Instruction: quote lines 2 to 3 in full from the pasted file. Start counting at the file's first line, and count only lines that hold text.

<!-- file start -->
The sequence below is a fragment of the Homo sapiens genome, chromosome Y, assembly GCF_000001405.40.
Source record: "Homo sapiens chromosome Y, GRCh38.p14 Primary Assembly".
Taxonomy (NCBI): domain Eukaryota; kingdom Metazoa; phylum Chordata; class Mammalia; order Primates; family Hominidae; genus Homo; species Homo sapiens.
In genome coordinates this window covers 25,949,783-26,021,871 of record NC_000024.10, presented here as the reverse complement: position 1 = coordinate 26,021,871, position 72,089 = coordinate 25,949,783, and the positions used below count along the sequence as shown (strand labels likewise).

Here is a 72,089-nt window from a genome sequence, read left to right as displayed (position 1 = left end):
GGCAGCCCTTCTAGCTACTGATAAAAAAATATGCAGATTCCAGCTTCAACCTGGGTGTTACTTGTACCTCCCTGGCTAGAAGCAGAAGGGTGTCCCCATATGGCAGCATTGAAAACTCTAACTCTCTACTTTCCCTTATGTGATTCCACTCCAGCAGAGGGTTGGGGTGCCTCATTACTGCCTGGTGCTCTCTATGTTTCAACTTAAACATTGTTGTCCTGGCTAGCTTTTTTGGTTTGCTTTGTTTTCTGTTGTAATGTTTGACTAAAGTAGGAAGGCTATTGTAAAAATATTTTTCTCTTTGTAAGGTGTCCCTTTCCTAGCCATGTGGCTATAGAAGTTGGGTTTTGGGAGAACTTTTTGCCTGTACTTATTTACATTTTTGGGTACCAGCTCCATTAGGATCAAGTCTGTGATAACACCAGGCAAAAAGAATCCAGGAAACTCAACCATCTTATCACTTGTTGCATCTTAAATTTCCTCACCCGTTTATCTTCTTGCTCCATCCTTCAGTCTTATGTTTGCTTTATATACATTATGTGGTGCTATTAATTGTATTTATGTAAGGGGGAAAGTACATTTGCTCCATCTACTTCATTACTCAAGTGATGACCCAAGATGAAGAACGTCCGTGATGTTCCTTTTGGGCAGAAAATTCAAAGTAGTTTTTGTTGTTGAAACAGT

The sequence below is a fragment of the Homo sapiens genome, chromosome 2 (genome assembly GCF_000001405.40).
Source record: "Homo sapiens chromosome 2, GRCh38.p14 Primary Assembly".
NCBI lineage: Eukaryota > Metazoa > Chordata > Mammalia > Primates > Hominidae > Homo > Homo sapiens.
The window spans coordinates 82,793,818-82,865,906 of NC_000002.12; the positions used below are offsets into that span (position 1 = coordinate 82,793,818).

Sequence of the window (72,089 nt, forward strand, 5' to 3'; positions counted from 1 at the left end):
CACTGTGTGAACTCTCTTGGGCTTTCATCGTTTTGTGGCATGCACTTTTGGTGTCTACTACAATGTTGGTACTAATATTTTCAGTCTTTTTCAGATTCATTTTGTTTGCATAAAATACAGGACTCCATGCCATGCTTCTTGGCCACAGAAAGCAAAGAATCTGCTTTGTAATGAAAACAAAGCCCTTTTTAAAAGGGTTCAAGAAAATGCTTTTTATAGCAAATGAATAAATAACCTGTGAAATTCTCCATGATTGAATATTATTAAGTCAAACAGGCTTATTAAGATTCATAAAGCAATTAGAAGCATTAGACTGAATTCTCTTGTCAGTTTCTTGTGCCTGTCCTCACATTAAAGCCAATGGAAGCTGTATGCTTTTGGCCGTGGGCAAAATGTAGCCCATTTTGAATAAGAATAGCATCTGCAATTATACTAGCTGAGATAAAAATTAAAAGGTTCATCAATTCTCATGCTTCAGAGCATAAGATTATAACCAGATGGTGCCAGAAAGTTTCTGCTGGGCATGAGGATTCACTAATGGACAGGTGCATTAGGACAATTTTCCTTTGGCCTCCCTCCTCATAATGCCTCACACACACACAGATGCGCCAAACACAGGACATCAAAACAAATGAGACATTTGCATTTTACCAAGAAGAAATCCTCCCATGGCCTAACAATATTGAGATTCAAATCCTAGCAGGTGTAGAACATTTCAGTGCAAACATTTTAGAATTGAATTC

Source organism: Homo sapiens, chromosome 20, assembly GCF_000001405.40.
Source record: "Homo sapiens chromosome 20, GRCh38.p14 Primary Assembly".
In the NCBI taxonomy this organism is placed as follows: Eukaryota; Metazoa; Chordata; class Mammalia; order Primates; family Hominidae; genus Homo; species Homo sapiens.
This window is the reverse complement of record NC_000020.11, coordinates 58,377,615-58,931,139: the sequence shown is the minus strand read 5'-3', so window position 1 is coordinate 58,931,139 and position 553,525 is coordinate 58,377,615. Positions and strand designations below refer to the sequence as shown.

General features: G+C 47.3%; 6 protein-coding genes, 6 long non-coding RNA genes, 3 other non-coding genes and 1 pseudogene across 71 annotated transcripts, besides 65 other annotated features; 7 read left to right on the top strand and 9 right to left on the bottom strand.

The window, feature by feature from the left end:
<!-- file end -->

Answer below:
Source record: "Homo sapiens chromosome Y, GRCh38.p14 Primary Assembly".
Taxonomy (NCBI): domain Eukaryota; kingdom Metazoa; phylum Chordata; class Mammalia; order Primates; family Hominidae; genus Homo; species Homo sapiens.